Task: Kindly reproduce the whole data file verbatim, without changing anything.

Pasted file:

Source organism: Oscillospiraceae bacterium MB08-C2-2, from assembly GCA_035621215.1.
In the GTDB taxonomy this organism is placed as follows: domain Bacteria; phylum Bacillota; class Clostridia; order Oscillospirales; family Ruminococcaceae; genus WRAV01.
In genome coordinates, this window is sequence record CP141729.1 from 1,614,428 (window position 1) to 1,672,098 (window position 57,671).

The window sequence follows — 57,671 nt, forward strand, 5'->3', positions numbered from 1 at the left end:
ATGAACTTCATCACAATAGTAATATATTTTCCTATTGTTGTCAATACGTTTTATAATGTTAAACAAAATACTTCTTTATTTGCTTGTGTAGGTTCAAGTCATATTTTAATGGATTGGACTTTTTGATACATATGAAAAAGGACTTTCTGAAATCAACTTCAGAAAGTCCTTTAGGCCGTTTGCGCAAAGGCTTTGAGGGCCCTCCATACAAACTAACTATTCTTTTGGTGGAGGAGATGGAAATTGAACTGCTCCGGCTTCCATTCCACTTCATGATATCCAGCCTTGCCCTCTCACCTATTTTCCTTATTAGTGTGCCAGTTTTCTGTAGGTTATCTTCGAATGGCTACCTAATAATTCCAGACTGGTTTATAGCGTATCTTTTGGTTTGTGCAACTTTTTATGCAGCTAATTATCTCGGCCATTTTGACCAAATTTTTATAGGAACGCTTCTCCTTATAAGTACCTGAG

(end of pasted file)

Source organism: Oscillospiraceae bacterium MB08-C2-2, from assembly GCA_035621215.1.
In the GTDB taxonomy this organism is placed as follows: domain Bacteria; phylum Bacillota; class Clostridia; order Oscillospirales; family Ruminococcaceae; genus WRAV01.
In genome coordinates, this window is sequence record CP141729.1 from 1,614,428 (window position 1) to 1,672,098 (window position 57,671).

The window sequence follows — 57,671 nt, forward strand, 5'->3', positions numbered from 1 at the left end:
ATGAACTTCATCACAATAGTAATATATTTTCCTATTGTTGTCAATACGTTTTATAATGTTAAACAAAATACTTCTTTATTTGCTTGTGTAGGTTCAAGTCATATTTTAATGGATTGGACTTTTTGATACATATGAAAAAGGACTTTCTGAAATCAACTTCAGAAAGTCCTTTAGGCCGTTTGCGCAAAGGCTTTGAGGGCCCTCCATACAAACTAACTATTCTTTTGGTGGAGGAGATGGAAATTGAACTGCTCCGGCTTCCATTCCACTTCATGATATCCAGCCTTGCCCTCTCACCTATTTTCCTTATTAGTGTGCCAGTTTTCTGTAGGTTATCTTCGAATGGCTACCTAATAATTCCAGACTGGTTTATAGCGTATCTTTTGGTTTGTGCAACTTTTTATGCAGCTAATTATCTCGGCCATTTTGACCAAATTTTTATAGGAACGCTTCTCCTTATAAGTACCTGAG